Yeast Family Tree/most efficient way to propagate yeast

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Sep 1, 2022
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I am currently overbuilding yeast starters to store yeast for the next brew day, and i am hoping to take a single pack out to around 8+ brews for no real reason other than an arbitrary goal. i guess some what to save some money, although the dme cost for lager starters is adding up. and also to save some trips to the LHBS. in any case my current method is as follows and as seen attached image labeled "yeast tree":
  • Add original liquid yeast pack to starter
  • increase cell count via starter
  • split starter in half, set aside half in sterilized mason jar to be used at later date, add other half to step up
  • pitch stepped up starter after cold crash and decant
  • repeat process starting with yeast from mason jar after cold crashing and decanting
Yeast Tree.jpg

I am three brews into this method, and if the yeast calculators are to be believed i am actually increasing the cell count of how much i am storing/pitching each time.
However i am thinking of switching over the method outlined below for convenience:

  • Add original liquid yeast pack to starter
  • separate into 4-5 100b cell mason jars
  • add mason jar to starter+step up to be pitched
  • repeat each for each brew until only one mason jar remains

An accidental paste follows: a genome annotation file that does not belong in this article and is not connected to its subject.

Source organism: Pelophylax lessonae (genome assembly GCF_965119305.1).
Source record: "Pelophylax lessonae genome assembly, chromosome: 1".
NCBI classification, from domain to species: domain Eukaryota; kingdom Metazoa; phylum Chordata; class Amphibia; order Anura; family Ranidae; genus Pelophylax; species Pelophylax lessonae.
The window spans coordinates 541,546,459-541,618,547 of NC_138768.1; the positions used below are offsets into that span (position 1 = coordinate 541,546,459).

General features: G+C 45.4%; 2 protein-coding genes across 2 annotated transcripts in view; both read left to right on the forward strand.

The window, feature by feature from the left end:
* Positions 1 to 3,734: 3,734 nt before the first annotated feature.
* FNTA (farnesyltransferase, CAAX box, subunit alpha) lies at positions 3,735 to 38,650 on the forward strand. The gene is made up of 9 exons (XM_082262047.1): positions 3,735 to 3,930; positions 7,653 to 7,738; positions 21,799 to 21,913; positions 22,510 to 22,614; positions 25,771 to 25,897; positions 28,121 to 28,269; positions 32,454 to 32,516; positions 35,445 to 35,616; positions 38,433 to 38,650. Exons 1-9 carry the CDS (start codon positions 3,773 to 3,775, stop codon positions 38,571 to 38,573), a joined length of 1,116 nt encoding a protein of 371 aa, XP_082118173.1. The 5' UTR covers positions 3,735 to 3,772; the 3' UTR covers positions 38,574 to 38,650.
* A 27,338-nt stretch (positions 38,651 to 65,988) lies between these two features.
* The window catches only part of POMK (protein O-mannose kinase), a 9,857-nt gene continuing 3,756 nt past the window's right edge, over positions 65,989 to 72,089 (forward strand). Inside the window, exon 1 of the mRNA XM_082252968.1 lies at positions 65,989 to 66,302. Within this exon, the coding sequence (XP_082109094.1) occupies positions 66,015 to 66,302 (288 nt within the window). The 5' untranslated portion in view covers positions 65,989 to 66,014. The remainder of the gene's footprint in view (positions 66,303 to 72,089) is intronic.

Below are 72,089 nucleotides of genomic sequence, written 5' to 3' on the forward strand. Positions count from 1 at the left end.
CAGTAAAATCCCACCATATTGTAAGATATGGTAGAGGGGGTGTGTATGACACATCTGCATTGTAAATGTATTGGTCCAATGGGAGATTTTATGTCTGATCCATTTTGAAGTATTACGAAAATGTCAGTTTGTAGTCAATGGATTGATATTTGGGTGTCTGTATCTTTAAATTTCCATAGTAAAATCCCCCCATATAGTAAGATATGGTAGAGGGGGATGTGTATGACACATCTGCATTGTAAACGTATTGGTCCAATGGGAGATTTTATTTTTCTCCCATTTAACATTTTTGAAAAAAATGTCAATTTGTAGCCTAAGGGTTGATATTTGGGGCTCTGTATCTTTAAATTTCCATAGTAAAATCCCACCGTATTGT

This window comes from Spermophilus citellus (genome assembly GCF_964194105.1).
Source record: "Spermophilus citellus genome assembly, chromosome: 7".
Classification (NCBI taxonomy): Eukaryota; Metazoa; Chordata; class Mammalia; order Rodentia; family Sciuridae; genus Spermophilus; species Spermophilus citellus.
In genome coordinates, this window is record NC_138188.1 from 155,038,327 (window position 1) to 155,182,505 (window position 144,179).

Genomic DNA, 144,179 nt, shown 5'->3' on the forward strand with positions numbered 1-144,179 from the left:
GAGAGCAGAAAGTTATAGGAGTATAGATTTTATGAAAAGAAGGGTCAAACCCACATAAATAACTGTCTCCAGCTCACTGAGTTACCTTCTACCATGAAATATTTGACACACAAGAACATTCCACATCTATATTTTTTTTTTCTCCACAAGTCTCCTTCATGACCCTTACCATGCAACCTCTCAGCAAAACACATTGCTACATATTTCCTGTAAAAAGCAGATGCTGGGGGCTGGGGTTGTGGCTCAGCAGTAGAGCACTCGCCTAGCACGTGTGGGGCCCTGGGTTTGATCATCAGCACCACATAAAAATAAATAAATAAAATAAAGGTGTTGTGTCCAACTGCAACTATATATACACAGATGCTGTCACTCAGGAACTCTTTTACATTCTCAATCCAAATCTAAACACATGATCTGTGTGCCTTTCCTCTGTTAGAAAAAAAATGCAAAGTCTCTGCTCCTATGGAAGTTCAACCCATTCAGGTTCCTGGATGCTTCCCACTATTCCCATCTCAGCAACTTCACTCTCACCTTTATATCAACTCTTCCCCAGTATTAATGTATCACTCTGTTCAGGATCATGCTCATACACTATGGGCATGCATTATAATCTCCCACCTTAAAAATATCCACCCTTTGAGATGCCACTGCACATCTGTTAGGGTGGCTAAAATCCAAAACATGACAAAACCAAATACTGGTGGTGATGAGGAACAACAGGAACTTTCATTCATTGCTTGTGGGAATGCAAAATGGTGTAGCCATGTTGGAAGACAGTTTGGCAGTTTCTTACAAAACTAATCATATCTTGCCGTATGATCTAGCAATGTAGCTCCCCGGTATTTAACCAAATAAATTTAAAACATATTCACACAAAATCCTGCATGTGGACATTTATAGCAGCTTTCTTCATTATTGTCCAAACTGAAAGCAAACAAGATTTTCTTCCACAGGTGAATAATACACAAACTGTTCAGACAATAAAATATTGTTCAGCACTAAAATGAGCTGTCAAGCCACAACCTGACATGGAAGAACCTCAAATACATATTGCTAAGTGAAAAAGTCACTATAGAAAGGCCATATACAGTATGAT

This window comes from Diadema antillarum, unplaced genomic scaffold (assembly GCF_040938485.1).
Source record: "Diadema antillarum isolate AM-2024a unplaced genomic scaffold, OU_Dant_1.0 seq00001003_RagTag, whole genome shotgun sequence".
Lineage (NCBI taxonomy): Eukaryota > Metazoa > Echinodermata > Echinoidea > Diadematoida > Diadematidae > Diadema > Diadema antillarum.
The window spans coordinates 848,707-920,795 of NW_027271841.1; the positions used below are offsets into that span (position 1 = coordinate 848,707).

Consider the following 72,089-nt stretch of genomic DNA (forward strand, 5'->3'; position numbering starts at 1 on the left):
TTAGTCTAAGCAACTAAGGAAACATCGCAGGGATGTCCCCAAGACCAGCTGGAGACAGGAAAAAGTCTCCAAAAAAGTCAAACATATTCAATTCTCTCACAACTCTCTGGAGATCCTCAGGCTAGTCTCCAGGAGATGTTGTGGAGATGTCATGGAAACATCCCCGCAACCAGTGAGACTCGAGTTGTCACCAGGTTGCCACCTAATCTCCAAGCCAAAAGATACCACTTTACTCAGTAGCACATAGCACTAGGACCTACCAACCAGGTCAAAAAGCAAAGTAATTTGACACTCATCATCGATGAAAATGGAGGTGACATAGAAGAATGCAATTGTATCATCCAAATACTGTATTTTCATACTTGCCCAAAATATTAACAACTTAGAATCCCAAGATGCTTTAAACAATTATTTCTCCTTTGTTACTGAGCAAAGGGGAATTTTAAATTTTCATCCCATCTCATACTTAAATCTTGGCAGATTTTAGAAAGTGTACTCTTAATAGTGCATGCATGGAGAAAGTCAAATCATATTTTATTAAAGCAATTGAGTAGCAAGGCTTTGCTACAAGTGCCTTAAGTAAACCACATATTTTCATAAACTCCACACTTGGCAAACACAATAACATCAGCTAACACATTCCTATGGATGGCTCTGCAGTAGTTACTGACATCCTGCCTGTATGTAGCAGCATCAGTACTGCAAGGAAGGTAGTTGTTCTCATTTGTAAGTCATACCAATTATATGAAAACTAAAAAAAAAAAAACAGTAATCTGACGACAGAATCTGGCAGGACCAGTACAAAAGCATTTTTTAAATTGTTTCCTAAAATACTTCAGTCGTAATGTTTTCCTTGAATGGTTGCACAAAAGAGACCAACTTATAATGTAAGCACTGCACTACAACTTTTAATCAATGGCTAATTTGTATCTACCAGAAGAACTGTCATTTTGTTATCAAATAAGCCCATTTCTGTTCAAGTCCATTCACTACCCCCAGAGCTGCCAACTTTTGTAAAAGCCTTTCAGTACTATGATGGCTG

• repeat entire process staring from remaining mason jar
Yeast Tree 2.0.jpg

is there any benefit one way or another?
Number 2 is better. Fewer generations gives less opportunity for mutations and infections. Take your first starter (generation 1) and put it in ~5 jars. When you need yeast, take one of the jars and propagate it.

Another option is to use 50mL centrifuge tubes. You can fill over a dozen vials from one starter. Whenever you need yeast, spin up a vial to 500mL, yielding 100-200B cells. Do a second stage if you need. Breweries often build up starters using the 10:1 thumbrule: 50mL of yeast can be spun up to 500mL. 500mL can be spun up to 5L, etc.

If you're really advanced, add glycerol to the vials and freeze them. Extends the shelf life to a decade.
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This is an interesting question. I can see the point provided above, but it's not a clear win: if one simply stored overbuilds in mason jars the cell viability loss makes pitch rates less and less deterministic with increasing time. And while slants can be almost immortal :) they require more front-end prep and back end resurrection with many growth cycles to get to a decent pitch.

I've been using the first technique forever. I kept a run of 1318 going for over a year of brewing hazies every few weeks with hardly any effort and no apparent down-side...